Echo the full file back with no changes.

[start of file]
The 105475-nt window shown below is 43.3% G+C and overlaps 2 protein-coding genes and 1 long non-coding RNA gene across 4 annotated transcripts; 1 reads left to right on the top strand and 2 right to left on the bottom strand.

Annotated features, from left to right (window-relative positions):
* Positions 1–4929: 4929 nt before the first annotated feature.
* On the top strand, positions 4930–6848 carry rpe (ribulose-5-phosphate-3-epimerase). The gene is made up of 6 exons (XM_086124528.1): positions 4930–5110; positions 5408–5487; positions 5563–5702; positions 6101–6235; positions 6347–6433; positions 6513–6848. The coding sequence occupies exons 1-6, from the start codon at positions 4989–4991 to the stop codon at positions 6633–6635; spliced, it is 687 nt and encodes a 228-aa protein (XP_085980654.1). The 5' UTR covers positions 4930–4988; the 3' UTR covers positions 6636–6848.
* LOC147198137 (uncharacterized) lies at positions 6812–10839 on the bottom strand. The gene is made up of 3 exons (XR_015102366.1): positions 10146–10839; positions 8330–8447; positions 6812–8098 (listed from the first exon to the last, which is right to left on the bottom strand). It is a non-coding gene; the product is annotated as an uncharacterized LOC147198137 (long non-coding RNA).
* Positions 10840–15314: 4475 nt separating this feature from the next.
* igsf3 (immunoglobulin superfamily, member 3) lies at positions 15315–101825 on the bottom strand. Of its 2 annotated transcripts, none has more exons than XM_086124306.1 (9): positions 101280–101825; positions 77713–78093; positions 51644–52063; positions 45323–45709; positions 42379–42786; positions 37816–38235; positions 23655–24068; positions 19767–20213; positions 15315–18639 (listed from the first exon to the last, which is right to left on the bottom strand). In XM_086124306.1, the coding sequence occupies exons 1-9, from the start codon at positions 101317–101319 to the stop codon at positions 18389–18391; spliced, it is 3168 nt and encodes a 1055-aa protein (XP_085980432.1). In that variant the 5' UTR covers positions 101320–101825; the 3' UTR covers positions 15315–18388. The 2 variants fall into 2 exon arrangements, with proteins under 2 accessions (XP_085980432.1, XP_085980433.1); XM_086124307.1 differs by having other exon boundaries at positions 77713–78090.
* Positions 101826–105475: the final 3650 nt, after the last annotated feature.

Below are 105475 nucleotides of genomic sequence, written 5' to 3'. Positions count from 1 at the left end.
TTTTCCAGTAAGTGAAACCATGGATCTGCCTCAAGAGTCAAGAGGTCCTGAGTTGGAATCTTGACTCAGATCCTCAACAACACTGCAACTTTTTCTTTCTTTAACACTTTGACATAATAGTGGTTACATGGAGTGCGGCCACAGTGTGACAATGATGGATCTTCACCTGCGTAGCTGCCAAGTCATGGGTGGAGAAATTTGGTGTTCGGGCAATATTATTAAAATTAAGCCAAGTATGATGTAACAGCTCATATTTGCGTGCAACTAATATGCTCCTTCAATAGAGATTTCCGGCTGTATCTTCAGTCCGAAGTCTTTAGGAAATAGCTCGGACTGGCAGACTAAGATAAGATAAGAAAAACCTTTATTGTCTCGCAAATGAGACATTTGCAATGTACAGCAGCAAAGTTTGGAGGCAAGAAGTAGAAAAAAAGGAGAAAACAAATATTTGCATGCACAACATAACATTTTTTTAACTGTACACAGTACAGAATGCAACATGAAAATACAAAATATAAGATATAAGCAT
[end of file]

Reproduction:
The 105475-nt window shown below is 43.3% G+C and overlaps 2 protein-coding genes and 1 long non-coding RNA gene across 4 annotated transcripts; 1 reads left to right on the top strand and 2 right to left on the bottom strand.

Annotated features, from left to right (window-relative positions):
* Positions 1–4929: 4929 nt before the first annotated feature.
* On the top strand, positions 4930–6848 carry rpe (ribulose-5-phosphate-3-epimerase). The gene is made up of 6 exons (XM_086124528.1): positions 4930–5110; positions 5408–5487; positions 5563–5702; positions 6101–6235; positions 6347–6433; positions 6513–6848. The coding sequence occupies exons 1-6, from the start codon at positions 4989–4991 to the stop codon at positions 6633–6635; spliced, it is 687 nt and encodes a 228-aa protein (XP_085980654.1). The 5' UTR covers positions 4930–4988; the 3' UTR covers positions 6636–6848.
* LOC147198137 (uncharacterized) lies at positions 6812–10839 on the bottom strand. The gene is made up of 3 exons (XR_015102366.1): positions 10146–10839; positions 8330–8447; positions 6812–8098 (listed from the first exon to the last, which is right to left on the bottom strand). It is a non-coding gene; the product is annotated as an uncharacterized LOC147198137 (long non-coding RNA).
* Positions 10840–15314: 4475 nt separating this feature from the next.
* igsf3 (immunoglobulin superfamily, member 3) lies at positions 15315–101825 on the bottom strand. Of its 2 annotated transcripts, none has more exons than XM_086124306.1 (9): positions 101280–101825; positions 77713–78093; positions 51644–52063; positions 45323–45709; positions 42379–42786; positions 37816–38235; positions 23655–24068; positions 19767–20213; positions 15315–18639 (listed from the first exon to the last, which is right to left on the bottom strand). In XM_086124306.1, the coding sequence occupies exons 1-9, from the start codon at positions 101317–101319 to the stop codon at positions 18389–18391; spliced, it is 3168 nt and encodes a 1055-aa protein (XP_085980432.1). In that variant the 5' UTR covers positions 101320–101825; the 3' UTR covers positions 15315–18388. The 2 variants fall into 2 exon arrangements, with proteins under 2 accessions (XP_085980432.1, XP_085980433.1); XM_086124307.1 differs by having other exon boundaries at positions 77713–78090.
* Positions 101826–105475: the final 3650 nt, after the last annotated feature.

Below are 105475 nucleotides of genomic sequence, written 5' to 3'. Positions count from 1 at the left end.
TTTTCCAGTAAGTGAAACCATGGATCTGCCTCAAGAGTCAAGAGGTCCTGAGTTGGAATCTTGACTCAGATCCTCAACAACACTGCAACTTTTTCTTTCTTTAACACTTTGACATAATAGTGGTTACATGGAGTGCGGCCACAGTGTGACAATGATGGATCTTCACCTGCGTAGCTGCCAAGTCATGGGTGGAGAAATTTGGTGTTCGGGCAATATTATTAAAATTAAGCCAAGTATGATGTAACAGCTCATATTTGCGTGCAACTAATATGCTCCTTCAATAGAGATTTCCGGCTGTATCTTCAGTCCGAAGTCTTTAGGAAATAGCTCGGACTGGCAGACTAAGATAAGATAAGAAAAACCTTTATTGTCTCGCAAATGAGACATTTGCAATGTACAGCAGCAAAGTTTGGAGGCAAGAAGTAGAAAAAAAGGAGAAAACAAATATTTGCATGCACAACATAACATTTTTTTAACTGTACACAGTACAGAATGCAACATGAAAATACAAAATATAAGATATAAGCAT